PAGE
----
Co-authored with Dr. Alex Ryan, this article explores disruptive innovation through the lens of insurgency, expanding our current understanding of the theory and practice of economic disruption.
We need to develop a more sophisticated theory of the concept of action and its role in the design of complex systems.
I argue that recent defences of the integrity of the theory of disruptive innovation by its original authors too narrowly restrict its scope of application and unfairly try to assert authority over its core concepts as if they were intellectual property.
In exploring the powerful role of the Internet in the democratization of design, I suggest that design is an ethical practice and that the power of creation is both beautiful and terrible.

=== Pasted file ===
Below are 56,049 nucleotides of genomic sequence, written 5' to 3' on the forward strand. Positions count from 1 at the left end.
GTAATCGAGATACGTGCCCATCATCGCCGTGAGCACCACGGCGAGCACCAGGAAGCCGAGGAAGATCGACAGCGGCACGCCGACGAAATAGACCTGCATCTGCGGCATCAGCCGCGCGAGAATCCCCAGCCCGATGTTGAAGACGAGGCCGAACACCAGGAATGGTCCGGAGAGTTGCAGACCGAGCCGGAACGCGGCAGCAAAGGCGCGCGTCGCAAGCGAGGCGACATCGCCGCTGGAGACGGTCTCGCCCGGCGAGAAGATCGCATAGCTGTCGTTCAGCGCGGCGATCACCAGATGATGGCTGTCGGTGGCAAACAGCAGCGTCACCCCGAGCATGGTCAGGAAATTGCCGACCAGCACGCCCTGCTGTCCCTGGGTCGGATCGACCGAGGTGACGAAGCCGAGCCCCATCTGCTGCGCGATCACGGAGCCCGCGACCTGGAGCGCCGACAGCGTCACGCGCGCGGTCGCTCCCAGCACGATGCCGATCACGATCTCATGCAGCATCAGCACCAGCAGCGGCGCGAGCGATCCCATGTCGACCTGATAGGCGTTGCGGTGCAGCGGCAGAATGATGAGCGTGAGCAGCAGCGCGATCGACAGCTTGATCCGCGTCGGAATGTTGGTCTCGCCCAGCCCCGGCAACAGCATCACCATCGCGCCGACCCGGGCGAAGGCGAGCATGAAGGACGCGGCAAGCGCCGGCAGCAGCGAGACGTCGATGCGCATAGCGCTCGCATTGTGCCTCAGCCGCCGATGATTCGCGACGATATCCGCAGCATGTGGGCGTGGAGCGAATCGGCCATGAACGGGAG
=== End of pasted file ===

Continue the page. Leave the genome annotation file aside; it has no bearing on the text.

The two recent films, Chappie and Her, are both strangely optimistic meditations on the idea of the technological concept of singularity. I suggest that we should not be either utopians or nihilists about out technological future.
The profound reshaping of social and economic life by the evolution of artificial intelligence and robotics is setting many business models on a collision course with the future. I use this context to argue that companies and organizations abandon competition in favor of innovation as a strategy for evolutionary survival.
Gun violence is one of the most troubling issues of our times. I look at how a design for a new kind of weapon discovers a path to empathy with both sides of the often dead end debate over defensive weapons.